A History of Insanity in Vermont


     In 1880 the Vermont institution known as the Brattleboro “Asylum” provided care to insane peoples, primarily those native to the state and employed in the laboring and agricultural businesses. Increasingly over the next decade, the Asylum would consciously and actively discharge out-of-state patients in an effort to make the Asylum’s services available chiefly to Vermont’s poor. These efforts were intended to transform the Asylum into a state institution, a pragmatic shift because much of the funding for the treatment of the poor came from the state of Vermont’s treasury. Even before these efforts began in earnest, though, the largest in-hospital population was comprised of state-funded patients, outnumbering town patients, which in turn outnumbered the private, self-paying insane.
     In the Supervisors of the Insane biennial report, legal insanity was defined as “anything otherwise than normal,” and the majority of patients were classified as having a maniacal disease (137 out of 177 resident patients in June, 1880). 25 patients were termed melancholiacs, 17 considered to have a “decided suicidal disposition,” and 16 were deemed “homicidal in tendency.” All patients were classified as pauper, poor person, transient, convict, or criminal, a classification system which carried strong negative connotations about what type of person the majority of insane people were.

      Despite these negative connotations, however, psychiatric physicians were starting to attribute insanity and mental disorders to innate and hereditary causes even as early as 1880. Many believed that insanity must be analyzed and interpreted from the perspective of family history. “Constitutional predispositions” were considered an increasingly potent cause of insanity, and it was widely believed that while insanity could be hereditary or due to accident (post-natal), it frequently arose from dormant tendencies at a time when the patient was forced to confront some exciting stimulus.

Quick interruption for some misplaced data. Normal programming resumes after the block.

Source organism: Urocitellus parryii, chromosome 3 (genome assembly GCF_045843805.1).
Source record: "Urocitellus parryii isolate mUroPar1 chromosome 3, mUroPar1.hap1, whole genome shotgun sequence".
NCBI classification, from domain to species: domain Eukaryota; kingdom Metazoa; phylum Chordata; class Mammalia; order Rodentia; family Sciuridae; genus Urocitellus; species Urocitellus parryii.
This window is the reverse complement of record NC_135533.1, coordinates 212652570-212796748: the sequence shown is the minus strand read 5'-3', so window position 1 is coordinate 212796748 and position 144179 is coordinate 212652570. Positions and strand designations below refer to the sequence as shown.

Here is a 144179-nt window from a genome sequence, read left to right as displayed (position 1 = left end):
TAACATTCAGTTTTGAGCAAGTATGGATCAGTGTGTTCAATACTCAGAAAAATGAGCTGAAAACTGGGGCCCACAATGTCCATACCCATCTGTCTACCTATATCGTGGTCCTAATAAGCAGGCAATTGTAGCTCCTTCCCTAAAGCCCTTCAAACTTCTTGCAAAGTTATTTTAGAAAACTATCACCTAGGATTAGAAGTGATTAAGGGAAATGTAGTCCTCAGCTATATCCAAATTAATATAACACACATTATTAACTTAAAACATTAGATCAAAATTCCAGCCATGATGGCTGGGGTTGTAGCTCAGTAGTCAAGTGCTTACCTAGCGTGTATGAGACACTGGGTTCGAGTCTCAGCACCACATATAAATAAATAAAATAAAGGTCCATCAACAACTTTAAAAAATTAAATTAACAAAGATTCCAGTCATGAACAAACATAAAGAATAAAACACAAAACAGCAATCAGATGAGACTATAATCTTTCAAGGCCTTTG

Principal Psychoses 1880
[click image to enlarge]

     Early commitments were encouraged in the late 19th century in hopes of preventing diseases from becoming chronic. Despite these efforts, however, only 4 patients were discharged between 1878 and 1880. One doctor and two assistants, “humane” men of “ability and integrity” provided care for all of Brattleboro’s patients. Modern treatments consisted of determining pathology of the disease, prescribing appropriate medical treatment, and diverting the patient’s mind. These diversions, termed a “mental hygiene curriculum,” included putting the patients to work around the asylum, attending chapel, exercising at the gymnasium, reading at the library, playing games at the amusement hall (including bowling, billiards, croquet, etc.), or attending the events that were organized on the Asylum’s campus or for the public 1-2 times per week (such as poultry shows and musical performances). During the years surrounding 1880, the patients complained chiefly about illegal confinement and the lack of specific comforts associated with home.

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